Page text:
Hilda took a quick, soft breath. She looked at his heavy shoulders and big,
determined head, thrust forward like a catapult in leash.
"What about us, Bartley?" she asked in a thin voice.
He locked and unlocked his hands over the grate and spread his fingers close to
the bluish flame, while the coals crackled and the clock ticked and a street
vendor began to call under the window. At last Alexander brought out one word:--
Hilda was pale by this time, and her eyes were wide with fright. She looked about
desperately from Bartley to the door, then to the windows, and back again to
Bartley. She rose uncertainly, touched his hair with her hand, then sank back
upon her stool.
"I'll do anything you wish me to, Bartley," she said tremulously. "I can't stand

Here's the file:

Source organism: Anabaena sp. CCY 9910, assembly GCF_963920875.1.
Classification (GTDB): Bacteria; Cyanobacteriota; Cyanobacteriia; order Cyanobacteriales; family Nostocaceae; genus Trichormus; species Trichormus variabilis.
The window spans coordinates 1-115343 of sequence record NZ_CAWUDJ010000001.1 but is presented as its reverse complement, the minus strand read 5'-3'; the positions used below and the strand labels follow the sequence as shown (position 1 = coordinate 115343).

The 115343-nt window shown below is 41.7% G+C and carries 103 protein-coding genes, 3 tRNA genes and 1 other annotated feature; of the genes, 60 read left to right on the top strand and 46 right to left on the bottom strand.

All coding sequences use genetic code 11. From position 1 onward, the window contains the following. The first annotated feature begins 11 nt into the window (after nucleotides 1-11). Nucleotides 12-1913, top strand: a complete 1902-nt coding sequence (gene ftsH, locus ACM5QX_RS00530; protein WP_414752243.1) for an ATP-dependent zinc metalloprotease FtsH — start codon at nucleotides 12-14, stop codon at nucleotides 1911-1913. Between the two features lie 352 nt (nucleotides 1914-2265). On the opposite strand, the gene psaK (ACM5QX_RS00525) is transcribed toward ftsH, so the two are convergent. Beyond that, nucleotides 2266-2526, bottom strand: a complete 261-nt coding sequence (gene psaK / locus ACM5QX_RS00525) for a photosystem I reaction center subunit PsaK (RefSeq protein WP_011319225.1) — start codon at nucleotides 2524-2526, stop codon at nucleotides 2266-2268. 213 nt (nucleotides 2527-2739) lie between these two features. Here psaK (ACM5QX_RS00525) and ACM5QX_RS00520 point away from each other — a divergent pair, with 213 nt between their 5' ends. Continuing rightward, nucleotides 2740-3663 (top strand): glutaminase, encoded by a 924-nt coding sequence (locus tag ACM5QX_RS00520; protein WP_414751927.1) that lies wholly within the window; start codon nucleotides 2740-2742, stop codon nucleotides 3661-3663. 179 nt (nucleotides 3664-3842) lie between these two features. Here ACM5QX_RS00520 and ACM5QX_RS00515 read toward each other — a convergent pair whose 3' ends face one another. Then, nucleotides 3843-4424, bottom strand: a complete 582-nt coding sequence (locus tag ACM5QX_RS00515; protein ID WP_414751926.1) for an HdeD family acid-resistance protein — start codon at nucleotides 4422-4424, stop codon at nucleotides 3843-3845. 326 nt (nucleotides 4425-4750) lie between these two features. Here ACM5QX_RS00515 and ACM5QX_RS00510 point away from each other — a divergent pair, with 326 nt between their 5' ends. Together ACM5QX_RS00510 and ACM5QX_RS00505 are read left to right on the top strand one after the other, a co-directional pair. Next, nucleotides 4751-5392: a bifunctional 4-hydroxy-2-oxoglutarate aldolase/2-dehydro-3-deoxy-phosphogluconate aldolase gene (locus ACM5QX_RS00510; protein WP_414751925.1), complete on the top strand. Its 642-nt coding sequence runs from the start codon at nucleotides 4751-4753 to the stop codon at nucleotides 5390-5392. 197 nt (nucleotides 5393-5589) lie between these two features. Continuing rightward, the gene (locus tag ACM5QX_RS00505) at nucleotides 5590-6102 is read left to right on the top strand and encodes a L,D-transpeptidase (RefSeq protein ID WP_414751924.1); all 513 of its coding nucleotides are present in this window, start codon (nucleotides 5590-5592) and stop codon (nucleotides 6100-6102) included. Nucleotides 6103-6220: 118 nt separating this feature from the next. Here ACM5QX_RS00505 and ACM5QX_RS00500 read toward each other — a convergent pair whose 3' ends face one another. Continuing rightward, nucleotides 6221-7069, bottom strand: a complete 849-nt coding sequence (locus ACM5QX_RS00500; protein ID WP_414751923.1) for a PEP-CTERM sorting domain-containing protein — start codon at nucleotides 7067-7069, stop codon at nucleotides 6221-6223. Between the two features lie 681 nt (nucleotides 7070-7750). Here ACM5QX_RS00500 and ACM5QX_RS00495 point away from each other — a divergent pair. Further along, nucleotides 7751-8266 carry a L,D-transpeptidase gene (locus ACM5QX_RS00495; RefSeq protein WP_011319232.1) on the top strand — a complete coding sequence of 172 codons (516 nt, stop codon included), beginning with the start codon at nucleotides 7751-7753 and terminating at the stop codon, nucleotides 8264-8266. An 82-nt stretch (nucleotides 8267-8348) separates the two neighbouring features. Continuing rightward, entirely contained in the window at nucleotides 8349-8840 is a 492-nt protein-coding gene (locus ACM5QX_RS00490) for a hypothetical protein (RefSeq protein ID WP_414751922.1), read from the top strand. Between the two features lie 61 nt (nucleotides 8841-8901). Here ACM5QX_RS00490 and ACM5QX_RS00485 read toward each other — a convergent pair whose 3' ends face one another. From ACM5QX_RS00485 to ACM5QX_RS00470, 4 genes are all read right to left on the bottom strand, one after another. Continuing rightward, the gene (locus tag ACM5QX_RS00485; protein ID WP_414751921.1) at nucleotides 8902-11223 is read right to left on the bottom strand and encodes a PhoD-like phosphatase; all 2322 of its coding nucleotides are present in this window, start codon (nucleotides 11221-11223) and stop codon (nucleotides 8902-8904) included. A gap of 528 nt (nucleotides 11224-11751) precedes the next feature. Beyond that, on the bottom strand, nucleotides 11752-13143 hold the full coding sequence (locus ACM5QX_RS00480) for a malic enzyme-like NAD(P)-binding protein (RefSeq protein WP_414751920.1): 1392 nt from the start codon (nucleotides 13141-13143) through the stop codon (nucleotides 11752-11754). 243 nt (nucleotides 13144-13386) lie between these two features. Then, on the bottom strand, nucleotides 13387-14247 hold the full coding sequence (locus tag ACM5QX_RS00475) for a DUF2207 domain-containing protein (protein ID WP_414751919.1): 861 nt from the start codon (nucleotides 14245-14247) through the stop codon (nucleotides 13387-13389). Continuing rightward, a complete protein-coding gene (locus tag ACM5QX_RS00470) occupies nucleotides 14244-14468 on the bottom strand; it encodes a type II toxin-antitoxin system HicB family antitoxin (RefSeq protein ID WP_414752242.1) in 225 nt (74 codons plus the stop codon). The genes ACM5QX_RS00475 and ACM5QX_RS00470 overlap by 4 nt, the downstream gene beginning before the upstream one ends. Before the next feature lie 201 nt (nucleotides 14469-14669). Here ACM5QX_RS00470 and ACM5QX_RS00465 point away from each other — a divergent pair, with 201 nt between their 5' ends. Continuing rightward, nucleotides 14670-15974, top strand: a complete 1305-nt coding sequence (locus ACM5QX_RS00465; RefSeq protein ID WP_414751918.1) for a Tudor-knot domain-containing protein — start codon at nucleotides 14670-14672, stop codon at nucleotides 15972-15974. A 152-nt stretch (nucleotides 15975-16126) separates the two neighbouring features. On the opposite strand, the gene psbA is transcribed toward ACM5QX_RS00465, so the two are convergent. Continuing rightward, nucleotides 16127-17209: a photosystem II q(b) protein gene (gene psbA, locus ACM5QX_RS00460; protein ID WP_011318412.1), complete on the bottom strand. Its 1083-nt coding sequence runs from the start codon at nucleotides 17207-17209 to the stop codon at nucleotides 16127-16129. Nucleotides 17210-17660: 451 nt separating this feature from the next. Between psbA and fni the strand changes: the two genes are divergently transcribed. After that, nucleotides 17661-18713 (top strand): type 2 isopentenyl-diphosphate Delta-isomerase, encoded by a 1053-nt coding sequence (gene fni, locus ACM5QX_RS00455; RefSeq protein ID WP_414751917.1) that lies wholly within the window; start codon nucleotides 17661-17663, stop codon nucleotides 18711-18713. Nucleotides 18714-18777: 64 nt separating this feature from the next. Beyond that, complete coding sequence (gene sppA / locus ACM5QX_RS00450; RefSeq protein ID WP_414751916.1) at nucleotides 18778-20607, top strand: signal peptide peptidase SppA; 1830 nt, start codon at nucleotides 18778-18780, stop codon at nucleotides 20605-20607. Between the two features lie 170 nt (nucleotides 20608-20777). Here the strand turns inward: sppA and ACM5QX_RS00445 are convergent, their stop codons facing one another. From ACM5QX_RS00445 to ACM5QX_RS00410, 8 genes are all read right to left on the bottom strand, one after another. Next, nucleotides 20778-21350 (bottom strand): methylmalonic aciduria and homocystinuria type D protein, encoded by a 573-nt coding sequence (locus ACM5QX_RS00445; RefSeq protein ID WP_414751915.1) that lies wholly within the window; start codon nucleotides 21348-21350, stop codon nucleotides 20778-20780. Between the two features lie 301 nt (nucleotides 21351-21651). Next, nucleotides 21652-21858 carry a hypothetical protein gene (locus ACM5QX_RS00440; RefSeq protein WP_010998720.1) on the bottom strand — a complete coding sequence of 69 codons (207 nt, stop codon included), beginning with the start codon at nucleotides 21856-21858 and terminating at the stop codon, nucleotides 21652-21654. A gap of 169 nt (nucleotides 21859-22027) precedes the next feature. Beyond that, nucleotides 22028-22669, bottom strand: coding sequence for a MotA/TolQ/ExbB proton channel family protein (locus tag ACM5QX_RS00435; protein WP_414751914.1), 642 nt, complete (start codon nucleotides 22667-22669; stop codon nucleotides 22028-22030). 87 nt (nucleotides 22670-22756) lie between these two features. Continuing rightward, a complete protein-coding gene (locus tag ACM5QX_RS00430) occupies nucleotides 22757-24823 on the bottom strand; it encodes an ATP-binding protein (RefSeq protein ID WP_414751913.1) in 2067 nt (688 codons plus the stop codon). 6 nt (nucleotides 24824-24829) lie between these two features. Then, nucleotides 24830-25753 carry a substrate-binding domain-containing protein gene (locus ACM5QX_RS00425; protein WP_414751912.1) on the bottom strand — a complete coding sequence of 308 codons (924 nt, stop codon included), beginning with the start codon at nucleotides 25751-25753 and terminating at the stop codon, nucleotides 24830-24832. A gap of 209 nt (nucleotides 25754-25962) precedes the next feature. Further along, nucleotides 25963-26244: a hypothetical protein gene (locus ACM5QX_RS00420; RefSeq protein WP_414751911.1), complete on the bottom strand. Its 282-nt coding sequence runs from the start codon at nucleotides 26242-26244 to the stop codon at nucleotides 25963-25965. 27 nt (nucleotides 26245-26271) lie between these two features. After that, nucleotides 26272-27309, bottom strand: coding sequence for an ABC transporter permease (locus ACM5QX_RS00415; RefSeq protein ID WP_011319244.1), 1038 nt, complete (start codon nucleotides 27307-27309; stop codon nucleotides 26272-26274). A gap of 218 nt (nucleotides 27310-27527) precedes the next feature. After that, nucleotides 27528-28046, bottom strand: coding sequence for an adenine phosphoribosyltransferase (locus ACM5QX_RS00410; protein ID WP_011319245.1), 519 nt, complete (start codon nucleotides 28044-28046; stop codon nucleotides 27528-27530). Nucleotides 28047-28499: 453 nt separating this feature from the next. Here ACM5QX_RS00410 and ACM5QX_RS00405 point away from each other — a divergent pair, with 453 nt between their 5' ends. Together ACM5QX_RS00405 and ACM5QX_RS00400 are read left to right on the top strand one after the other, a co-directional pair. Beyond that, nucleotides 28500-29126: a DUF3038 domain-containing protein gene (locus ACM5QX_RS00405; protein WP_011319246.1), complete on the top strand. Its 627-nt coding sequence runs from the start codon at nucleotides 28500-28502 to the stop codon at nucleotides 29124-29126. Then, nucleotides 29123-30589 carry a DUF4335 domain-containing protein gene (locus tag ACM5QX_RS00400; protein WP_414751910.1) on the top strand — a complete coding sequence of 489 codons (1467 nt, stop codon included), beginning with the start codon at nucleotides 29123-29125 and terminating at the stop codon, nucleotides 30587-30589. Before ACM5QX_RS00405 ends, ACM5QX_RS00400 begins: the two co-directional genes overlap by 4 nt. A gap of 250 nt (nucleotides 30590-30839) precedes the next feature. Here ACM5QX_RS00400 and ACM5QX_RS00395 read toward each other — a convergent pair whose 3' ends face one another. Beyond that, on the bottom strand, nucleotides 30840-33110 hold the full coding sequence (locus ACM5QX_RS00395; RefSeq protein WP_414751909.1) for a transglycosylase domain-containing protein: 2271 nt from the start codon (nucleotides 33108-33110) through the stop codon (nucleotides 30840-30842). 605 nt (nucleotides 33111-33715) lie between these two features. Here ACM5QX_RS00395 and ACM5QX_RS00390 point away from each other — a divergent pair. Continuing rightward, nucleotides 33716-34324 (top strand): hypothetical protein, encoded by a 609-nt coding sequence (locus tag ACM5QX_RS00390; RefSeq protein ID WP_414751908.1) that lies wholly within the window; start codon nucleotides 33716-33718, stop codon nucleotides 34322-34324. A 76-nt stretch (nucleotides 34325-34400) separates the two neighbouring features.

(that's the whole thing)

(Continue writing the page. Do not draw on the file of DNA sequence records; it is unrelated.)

seeing you miserable."
"I can't live with myself any longer," he answered roughly.
He rose and pushed the chair behind him and began to walk miserably about the
room, seeming to find it too small for him. He pulled up a window as if the air
Hilda watched him from her corner, trembling and scarcely breathing, dark
shadows growing about her eyes.
"It . . . it hasn't always made you miserable, has it?" Her eyelids fell and her lips
"Always. But it's worse now. It's unbearable. It tortures me every minute."
"But why NOW?" she asked piteously, wringing her hands.
He ignored her question. "I am not a man who can live two lives," he went on
feverishly. "Each life spoils the other. I get nothing but misery out of either. The
world is all there, just as it used to be, but I can't get at it any more. There is this
deception between me and everything."
At that word "deception," spoken with such self-contempt, the color flashed back
into Hilda's face as suddenly as if she had been struck by a whiplash. She bit her
lip and looked down at her hands, which were clasped tightly in front of her.
"Could you--could you sit down and talk about it quietly, Bartley, as if I were a
friend, and not some one who had to be defied?"